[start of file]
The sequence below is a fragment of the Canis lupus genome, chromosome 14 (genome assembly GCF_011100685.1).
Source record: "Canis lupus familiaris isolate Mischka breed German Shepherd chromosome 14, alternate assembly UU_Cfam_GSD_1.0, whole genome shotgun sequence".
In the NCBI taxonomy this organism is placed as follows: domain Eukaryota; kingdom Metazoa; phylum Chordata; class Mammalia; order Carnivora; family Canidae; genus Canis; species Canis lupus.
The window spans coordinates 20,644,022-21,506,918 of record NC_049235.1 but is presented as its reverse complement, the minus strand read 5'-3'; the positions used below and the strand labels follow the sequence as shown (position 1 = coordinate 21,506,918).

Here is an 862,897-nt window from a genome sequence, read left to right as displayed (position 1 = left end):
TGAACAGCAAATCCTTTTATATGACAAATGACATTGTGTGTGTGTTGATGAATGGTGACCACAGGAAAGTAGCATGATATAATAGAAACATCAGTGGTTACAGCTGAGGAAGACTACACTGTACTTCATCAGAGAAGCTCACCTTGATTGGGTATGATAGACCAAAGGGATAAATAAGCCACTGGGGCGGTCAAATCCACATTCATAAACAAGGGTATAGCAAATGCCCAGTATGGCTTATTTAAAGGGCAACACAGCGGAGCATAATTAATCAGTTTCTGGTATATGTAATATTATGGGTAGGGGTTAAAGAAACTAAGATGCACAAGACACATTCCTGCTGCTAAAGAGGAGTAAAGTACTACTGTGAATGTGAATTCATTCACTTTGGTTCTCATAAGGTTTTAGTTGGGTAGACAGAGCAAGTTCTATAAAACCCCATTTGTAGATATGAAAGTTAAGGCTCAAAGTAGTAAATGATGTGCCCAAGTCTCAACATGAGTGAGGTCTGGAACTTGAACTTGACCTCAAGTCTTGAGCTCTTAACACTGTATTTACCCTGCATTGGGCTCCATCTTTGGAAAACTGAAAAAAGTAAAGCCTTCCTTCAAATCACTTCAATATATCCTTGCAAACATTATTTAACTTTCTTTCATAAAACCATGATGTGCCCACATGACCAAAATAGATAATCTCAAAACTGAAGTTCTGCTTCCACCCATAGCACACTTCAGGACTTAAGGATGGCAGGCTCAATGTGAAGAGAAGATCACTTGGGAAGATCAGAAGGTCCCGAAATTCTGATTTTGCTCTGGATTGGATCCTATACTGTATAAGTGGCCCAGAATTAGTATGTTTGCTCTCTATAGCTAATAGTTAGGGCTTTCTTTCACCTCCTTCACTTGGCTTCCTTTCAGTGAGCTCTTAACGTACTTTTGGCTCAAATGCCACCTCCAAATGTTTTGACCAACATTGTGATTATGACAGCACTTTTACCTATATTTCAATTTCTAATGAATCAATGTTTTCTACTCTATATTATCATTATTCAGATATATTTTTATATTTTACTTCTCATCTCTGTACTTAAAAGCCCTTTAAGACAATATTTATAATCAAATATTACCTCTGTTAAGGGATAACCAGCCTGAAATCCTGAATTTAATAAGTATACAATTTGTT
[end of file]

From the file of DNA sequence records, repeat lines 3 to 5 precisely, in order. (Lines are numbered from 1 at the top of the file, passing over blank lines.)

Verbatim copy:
In the NCBI taxonomy this organism is placed as follows: domain Eukaryota; kingdom Metazoa; phylum Chordata; class Mammalia; order Carnivora; family Canidae; genus Canis; species Canis lupus.
The window spans coordinates 20,644,022-21,506,918 of record NC_049235.1 but is presented as its reverse complement, the minus strand read 5'-3'; the positions used below and the strand labels follow the sequence as shown (position 1 = coordinate 21,506,918).

Here is an 862,897-nt window from a genome sequence, read left to right as displayed (position 1 = left end):